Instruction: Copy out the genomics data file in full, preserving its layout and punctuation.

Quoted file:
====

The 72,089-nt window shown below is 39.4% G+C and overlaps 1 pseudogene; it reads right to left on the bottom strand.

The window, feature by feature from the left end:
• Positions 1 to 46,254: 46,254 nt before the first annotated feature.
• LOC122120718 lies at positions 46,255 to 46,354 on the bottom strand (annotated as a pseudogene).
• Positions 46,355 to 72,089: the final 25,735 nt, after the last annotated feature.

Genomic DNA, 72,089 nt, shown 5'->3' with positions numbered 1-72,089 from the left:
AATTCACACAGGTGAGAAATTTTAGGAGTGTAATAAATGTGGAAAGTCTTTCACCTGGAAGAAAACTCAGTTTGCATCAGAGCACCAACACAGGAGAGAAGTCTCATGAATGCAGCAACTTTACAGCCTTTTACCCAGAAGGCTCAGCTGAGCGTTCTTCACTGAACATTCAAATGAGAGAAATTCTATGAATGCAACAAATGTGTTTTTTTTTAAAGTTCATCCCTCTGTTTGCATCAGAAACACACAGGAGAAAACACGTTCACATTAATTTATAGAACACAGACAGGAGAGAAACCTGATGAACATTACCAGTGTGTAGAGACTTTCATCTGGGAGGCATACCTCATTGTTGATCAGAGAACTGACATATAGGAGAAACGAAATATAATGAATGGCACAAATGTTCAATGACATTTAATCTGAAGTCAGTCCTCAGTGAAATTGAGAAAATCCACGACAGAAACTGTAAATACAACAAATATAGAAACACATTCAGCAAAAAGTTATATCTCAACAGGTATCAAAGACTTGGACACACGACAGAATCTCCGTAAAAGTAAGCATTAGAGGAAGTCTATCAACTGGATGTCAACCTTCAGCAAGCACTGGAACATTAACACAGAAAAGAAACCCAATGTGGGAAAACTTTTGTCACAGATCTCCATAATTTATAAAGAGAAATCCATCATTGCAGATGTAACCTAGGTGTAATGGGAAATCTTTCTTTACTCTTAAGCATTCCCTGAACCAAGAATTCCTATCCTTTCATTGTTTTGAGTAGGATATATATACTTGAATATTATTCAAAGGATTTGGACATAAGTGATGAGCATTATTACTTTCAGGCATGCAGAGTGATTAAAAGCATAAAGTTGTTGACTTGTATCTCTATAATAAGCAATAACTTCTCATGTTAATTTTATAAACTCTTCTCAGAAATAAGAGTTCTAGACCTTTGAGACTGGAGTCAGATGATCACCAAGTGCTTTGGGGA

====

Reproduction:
The 72,089-nt window shown below is 39.4% G+C and overlaps 1 pseudogene; it reads right to left on the bottom strand.

The window, feature by feature from the left end:
• Positions 1 to 46,254: 46,254 nt before the first annotated feature.
• LOC122120718 lies at positions 46,255 to 46,354 on the bottom strand (annotated as a pseudogene).
• Positions 46,355 to 72,089: the final 25,735 nt, after the last annotated feature.

Genomic DNA, 72,089 nt, shown 5'->3' with positions numbered 1-72,089 from the left:
AATTCACACAGGTGAGAAATTTTAGGAGTGTAATAAATGTGGAAAGTCTTTCACCTGGAAGAAAACTCAGTTTGCATCAGAGCACCAACACAGGAGAGAAGTCTCATGAATGCAGCAACTTTACAGCCTTTTACCCAGAAGGCTCAGCTGAGCGTTCTTCACTGAACATTCAAATGAGAGAAATTCTATGAATGCAACAAATGTGTTTTTTTTTAAAGTTCATCCCTCTGTTTGCATCAGAAACACACAGGAGAAAACACGTTCACATTAATTTATAGAACACAGACAGGAGAGAAACCTGATGAACATTACCAGTGTGTAGAGACTTTCATCTGGGAGGCATACCTCATTGTTGATCAGAGAACTGACATATAGGAGAAACGAAATATAATGAATGGCACAAATGTTCAATGACATTTAATCTGAAGTCAGTCCTCAGTGAAATTGAGAAAATCCACGACAGAAACTGTAAATACAACAAATATAGAAACACATTCAGCAAAAAGTTATATCTCAACAGGTATCAAAGACTTGGACACACGACAGAATCTCCGTAAAAGTAAGCATTAGAGGAAGTCTATCAACTGGATGTCAACCTTCAGCAAGCACTGGAACATTAACACAGAAAAGAAACCCAATGTGGGAAAACTTTTGTCACAGATCTCCATAATTTATAAAGAGAAATCCATCATTGCAGATGTAACCTAGGTGTAATGGGAAATCTTTCTTTACTCTTAAGCATTCCCTGAACCAAGAATTCCTATCCTTTCATTGTTTTGAGTAGGATATATATACTTGAATATTATTCAAAGGATTTGGACATAAGTGATGAGCATTATTACTTTCAGGCATGCAGAGTGATTAAAAGCATAAAGTTGTTGACTTGTATCTCTATAATAAGCAATAACTTCTCATGTTAATTTTATAAACTCTTCTCAGAAATAAGAGTTCTAGACCTTTGAGACTGGAGTCAGATGATCACCAAGTGCTTTGGGGA